It’s easy to think back to a show from your childhood with rose-tinted glasses. There are a whole host of tv shows from my childhood that I know would make me cringe if I watched them now. Captain Planet, Power Rangers (the original and any other version that has surfaced since) and maybe Bucky o’ Hare. I also know that there are three I would hope, beyond all others, would still hold up today, to an adult audience – The Real Ghostbusters, Teenage Mutant Hero Turtles (England was too weedy to have Ninja in the title) and Batman: The Animated Series.
I haven’t seen the first two since I was a kid but I had the pleasure of picking up both of the first two volumes of Batman: TAS on dvd and luckily, to a large extent, it doesn’t disappoint. I always remember it being the most accurate version of Batman from the comics that was on tv (or even in the movies for a little while). It is darker, more mature, plays on the fear and terror that Batman uses and never once makes him a camp, lycra wearing joke.
Upon watching the first episode for the first time in what must be at least thirteen years, I wasn’t disappointed. Nostalgia kicked in as the cool opening titles started and that amazing Danny Elfman theme made the action seem much more epic than it actually is. Then I found it was an episode with Man-Bat (one of the weakest Batman villains) as the bad guy and although I was slightly disappointed, all the other features were present, the amazing voice by Kevin Conroy, the coolest Batmobile (until the Tumbler) and the perfect mix of noir, futuristic elements and 1950s America style. It wasn’t amazing as an episode, but it was the Batman I wanted to see on-screen.
That is the biggest strength with the show. It takes itself seriously to the perfect amount. There are 28 episodes in the first volume, and although quality can differ hugely, on the whole, as a cartoon series, it holds up to a modern audience that want their Batman serious, dark and much more realistic than the camp 60s version or the awful Clooney version.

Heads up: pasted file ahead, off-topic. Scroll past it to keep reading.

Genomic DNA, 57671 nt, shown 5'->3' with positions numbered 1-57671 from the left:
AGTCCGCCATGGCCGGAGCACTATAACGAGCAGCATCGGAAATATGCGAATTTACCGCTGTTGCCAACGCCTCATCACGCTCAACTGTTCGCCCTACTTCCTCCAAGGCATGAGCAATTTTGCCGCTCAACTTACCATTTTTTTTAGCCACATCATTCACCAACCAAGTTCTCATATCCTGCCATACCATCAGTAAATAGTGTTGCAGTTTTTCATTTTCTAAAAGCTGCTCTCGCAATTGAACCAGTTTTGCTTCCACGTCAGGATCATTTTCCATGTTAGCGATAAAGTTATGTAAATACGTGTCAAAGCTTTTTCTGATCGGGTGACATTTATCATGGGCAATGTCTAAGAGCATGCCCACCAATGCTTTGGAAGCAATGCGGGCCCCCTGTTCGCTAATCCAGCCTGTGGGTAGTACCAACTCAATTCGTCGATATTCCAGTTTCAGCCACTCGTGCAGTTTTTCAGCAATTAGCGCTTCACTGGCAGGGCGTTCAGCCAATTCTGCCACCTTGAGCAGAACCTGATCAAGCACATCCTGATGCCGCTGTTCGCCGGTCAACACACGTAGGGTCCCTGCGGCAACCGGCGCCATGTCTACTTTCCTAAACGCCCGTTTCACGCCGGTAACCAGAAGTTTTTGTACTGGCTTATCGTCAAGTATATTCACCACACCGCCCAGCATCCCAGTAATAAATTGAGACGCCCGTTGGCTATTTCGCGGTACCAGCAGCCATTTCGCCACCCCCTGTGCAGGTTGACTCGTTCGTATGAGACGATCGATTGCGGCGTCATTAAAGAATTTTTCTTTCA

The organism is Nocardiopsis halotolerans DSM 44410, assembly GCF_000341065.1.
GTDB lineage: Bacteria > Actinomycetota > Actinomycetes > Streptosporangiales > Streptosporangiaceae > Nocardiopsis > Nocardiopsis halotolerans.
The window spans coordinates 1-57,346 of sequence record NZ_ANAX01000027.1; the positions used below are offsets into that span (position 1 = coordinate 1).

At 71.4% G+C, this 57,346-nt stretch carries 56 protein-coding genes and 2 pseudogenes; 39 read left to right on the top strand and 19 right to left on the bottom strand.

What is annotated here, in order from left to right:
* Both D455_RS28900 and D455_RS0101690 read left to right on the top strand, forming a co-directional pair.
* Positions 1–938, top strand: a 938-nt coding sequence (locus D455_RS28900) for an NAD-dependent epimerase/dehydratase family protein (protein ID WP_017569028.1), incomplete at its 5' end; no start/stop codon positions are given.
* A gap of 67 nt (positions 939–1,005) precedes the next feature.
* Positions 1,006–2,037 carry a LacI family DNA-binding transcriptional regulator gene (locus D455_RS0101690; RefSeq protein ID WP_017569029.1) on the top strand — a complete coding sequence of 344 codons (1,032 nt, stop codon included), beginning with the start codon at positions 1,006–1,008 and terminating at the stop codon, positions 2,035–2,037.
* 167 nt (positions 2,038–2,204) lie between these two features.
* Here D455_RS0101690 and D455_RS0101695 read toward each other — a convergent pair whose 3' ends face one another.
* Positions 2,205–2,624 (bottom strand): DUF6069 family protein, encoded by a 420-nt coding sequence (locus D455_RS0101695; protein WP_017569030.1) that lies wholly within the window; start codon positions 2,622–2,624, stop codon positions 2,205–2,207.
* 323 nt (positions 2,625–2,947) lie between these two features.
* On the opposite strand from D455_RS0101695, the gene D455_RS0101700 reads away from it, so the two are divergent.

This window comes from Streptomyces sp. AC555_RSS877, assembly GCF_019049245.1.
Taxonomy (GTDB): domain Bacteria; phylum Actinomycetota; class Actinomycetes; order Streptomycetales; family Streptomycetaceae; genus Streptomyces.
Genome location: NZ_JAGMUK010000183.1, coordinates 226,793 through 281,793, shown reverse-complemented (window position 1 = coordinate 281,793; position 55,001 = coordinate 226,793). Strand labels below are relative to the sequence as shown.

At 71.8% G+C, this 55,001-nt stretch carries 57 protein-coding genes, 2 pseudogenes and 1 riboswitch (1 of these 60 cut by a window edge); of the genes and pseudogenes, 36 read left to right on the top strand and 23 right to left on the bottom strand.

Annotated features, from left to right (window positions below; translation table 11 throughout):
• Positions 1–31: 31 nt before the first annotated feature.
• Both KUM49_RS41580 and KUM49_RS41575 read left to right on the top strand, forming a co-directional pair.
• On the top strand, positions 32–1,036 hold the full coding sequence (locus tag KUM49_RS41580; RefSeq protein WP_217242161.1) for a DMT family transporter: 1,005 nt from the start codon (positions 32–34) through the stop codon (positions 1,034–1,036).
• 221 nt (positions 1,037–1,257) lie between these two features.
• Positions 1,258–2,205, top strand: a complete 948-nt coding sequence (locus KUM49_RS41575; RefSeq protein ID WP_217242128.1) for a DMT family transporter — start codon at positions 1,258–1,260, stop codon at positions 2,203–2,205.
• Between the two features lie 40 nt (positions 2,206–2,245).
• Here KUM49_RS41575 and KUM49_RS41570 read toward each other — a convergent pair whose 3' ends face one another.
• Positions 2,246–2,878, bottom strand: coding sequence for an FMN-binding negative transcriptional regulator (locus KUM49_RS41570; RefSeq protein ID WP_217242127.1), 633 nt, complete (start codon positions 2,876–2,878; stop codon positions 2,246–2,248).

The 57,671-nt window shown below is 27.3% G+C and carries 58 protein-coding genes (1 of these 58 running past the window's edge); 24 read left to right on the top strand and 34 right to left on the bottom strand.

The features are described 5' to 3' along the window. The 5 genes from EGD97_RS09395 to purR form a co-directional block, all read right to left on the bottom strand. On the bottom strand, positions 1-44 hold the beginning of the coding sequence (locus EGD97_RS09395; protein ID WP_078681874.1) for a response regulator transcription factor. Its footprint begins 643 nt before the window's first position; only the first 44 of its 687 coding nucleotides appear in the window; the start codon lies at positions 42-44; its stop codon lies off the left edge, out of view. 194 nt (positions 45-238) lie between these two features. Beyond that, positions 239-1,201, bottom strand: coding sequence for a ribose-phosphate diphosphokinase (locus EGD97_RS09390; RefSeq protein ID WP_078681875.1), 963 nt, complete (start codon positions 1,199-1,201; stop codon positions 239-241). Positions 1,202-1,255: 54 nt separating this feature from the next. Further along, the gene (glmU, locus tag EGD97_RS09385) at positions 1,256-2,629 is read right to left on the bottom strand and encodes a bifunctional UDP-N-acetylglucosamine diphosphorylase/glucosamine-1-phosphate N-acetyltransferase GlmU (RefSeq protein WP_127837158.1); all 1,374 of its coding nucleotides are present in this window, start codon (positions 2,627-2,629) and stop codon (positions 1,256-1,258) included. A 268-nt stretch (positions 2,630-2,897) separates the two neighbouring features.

It is a cartoon but at times it almost forgets that kids are supposed to be its primary audience. Every episode will guarantee you an explosion, every episode will have a huge fight or great action set-piece, all things you would and should associate with a superhero programme aimed at young kids, but some episodes have much more mature storylines. The best example is the Two-Face origin story, a two-parter that’s first episode is more about Harvey Dent’s fight with his own mind and his rage issues than it is about Batman or a huge, silly super-villain story at all. In fact, for most of the episode, we watch Harvey Dent go crazy, not Batman beating up criminals or buildings exploding (although an explosion plays a huge part in the finale). It is a prime example of the shows biggest success, it was for kids but wasn’t aimed at kids and with a bit of altering, some episodes would easily hold-up in a prime-time, mature audience schedule.
Unfortunately, depending on who writes the episodes, we do get some more silly stories that are aimed purely at kids. A bad guy who owns an invisibility suit, a Joker episode where he plagues Batman with a Christmas themed scheme or one where kids hide an injured Batman in their basement from the Penguin are all examples of the more kid-centered and silly episodes. But these are off-set by episodes that use varying points of view to tell the same tale, are about redeemed gangsters or even tap into the history of Batman and his parents death. More mature storylines fit seamlessly into the kid show.
The way they treat the well-known villains is done brilliantly too. We get the purest and most recognisable versions of Batman’s villains. Scarecrow can be as scary as he should and alongside Mr Freeze and Clayface, gets a great origin story. The victory goes to probably the definitive version of The Joker. Mark Hamill voices a manic, dark and dangerous version of the character that can be as silly and serious as he needs to be depending on the episode. It’s his laugh and voice that most would associate with the Joker and if there was ever a chance of getting this version into a new film, even with Hamill playing him (I know, there are all sorts of issues with that), I think we’d get one of the best versions of on-screen Joker there have ever been.
Overall, although there was trepidation in revisiting such a huge show from my childhood, Batman: The Animated Series didn’t disappoint. The stories are great and balance the difficult line between kiddy and mature perfectly, resulting in a cartoon that could very well be ageless and timeless.
Best Episode – Two Face: A mature and brilliantly realised version of one of Batman’s most iconic villains.
Best performance – Mark Hamill as the Joker
Should there have been another season? – Yes, there are countless stories to be told here.
Season Rating – 3
(1 – Awful, 2 – Average, 3 – Good, 4 – Great, 5! – Must See)